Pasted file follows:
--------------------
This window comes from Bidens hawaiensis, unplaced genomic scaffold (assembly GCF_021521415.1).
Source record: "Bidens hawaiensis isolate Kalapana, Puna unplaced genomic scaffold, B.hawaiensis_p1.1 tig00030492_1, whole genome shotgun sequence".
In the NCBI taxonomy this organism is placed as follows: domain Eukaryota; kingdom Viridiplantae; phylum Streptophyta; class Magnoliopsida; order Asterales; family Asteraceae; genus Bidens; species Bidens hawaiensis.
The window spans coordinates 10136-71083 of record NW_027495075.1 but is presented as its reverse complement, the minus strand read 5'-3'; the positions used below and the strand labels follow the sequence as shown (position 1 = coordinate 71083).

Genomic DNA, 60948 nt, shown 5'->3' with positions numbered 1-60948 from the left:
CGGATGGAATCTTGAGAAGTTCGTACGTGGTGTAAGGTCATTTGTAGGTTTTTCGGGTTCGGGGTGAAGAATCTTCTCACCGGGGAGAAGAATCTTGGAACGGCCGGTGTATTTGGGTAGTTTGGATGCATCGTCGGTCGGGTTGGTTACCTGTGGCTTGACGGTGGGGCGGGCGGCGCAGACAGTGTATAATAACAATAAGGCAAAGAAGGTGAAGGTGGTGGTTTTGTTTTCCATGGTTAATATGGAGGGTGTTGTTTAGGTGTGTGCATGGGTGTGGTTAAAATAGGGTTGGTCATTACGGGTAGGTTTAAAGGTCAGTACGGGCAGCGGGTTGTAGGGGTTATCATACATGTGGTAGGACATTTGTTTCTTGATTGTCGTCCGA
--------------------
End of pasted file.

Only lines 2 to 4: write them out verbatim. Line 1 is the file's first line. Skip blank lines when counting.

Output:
Source record: "Bidens hawaiensis isolate Kalapana, Puna unplaced genomic scaffold, B.hawaiensis_p1.1 tig00030492_1, whole genome shotgun sequence".
In the NCBI taxonomy this organism is placed as follows: domain Eukaryota; kingdom Viridiplantae; phylum Streptophyta; class Magnoliopsida; order Asterales; family Asteraceae; genus Bidens; species Bidens hawaiensis.
The window spans coordinates 10136-71083 of record NW_027495075.1 but is presented as its reverse complement, the minus strand read 5'-3'; the positions used below and the strand labels follow the sequence as shown (position 1 = coordinate 71083).